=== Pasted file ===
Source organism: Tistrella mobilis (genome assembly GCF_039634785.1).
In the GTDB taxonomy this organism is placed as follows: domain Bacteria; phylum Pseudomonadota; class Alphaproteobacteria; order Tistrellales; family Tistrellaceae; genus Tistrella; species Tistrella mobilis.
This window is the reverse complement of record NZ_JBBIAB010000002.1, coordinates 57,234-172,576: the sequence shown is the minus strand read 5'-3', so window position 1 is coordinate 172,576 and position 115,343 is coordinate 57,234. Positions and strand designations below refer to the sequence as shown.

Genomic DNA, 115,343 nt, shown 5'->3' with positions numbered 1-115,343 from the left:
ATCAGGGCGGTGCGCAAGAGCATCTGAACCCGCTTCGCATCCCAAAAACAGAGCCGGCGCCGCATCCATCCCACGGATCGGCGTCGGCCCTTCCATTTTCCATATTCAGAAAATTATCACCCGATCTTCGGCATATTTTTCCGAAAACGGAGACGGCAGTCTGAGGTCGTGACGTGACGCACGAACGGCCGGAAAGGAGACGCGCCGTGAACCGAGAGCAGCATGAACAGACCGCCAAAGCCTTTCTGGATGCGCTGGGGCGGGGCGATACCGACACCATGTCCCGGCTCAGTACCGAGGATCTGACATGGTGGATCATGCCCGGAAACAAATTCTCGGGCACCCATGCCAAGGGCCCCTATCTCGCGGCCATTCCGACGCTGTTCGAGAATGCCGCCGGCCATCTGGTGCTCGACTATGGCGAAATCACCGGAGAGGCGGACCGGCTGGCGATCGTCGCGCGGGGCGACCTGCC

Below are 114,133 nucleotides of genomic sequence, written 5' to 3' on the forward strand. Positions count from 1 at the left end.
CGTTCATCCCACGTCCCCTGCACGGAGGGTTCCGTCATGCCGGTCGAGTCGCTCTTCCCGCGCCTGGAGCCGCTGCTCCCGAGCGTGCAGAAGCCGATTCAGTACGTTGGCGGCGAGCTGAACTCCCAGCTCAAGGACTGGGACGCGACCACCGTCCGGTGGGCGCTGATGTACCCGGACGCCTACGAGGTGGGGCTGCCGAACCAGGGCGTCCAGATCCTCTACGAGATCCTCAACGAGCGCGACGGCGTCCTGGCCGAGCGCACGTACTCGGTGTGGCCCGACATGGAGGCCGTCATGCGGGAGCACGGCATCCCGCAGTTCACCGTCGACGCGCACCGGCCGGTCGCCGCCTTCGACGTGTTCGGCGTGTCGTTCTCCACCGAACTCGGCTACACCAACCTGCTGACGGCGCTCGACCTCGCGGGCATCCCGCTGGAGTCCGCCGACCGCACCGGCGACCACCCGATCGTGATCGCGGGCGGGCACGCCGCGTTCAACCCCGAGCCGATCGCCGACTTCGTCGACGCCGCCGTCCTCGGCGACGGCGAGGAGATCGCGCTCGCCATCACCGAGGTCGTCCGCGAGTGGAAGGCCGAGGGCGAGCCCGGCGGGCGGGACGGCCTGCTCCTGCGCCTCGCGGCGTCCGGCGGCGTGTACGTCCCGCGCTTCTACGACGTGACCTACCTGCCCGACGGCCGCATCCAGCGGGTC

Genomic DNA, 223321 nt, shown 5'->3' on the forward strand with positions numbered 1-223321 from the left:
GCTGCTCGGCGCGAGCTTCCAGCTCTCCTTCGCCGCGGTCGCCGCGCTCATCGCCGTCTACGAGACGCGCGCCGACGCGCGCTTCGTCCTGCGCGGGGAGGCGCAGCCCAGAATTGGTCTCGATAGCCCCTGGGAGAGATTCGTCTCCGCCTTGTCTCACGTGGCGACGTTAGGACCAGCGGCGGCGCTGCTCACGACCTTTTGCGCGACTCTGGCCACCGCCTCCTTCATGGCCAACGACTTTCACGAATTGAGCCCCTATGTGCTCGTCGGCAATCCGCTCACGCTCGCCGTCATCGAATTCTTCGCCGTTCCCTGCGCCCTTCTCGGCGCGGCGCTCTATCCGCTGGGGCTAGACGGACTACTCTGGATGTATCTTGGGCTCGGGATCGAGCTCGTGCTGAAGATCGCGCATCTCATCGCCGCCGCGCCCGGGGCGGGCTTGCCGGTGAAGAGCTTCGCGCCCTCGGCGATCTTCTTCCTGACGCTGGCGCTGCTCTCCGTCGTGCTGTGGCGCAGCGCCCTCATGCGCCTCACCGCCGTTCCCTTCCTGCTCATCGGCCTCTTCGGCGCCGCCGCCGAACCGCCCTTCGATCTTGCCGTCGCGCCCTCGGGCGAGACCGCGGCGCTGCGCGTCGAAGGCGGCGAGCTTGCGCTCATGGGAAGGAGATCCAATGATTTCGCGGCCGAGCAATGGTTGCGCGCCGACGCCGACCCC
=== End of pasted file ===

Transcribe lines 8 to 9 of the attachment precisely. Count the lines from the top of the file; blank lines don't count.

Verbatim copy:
Genomic DNA, 223321 nt, shown 5'->3' on the forward strand with positions numbered 1-223321 from the left:
GCTGCTCGGCGCGAGCTTCCAGCTCTCCTTCGCCGCGGTCGCCGCGCTCATCGCCGTCTACGAGACGCGCGCCGACGCGCGCTTCGTCCTGCGCGGGGAGGCGCAGCCCAGAATTGGTCTCGATAGCCCCTGGGAGAGATTCGTCTCCGCCTTGTCTCACGTGGCGACGTTAGGACCAGCGGCGGCGCTGCTCACGACCTTTTGCGCGACTCTGGCCACCGCCTCCTTCATGGCCAACGACTTTCACGAATTGAGCCCCTATGTGCTCGTCGGCAATCCGCTCACGCTCGCCGTCATCGAATTCTTCGCCGTTCCCTGCGCCCTTCTCGGCGCGGCGCTCTATCCGCTGGGGCTAGACGGACTACTCTGGATGTATCTTGGGCTCGGGATCGAGCTCGTGCTGAAGATCGCGCATCTCATCGCCGCCGCGCCCGGGGCGGGCTTGCCGGTGAAGAGCTTCGCGCCCTCGGCGATCTTCTTCCTGACGCTGGCGCTGCTCTCCGTCGTGCTGTGGCGCAGCGCCCTCATGCGCCTCACCGCCGTTCCCTTCCTGCTCATCGGCCTCTTCGGCGCCGCCGCCGAACCGCCCTTCGATCTTGCCGTCGCGCCCTCGGGCGAGACCGCGGCGCTGCGCGTCGAAGGCGGCGAGCTTGCGCTCATGGGAAGGAGATCCAATGATTTCGCGGCCGAGCAATGGTTGCGCGCCGACGCCGACCCC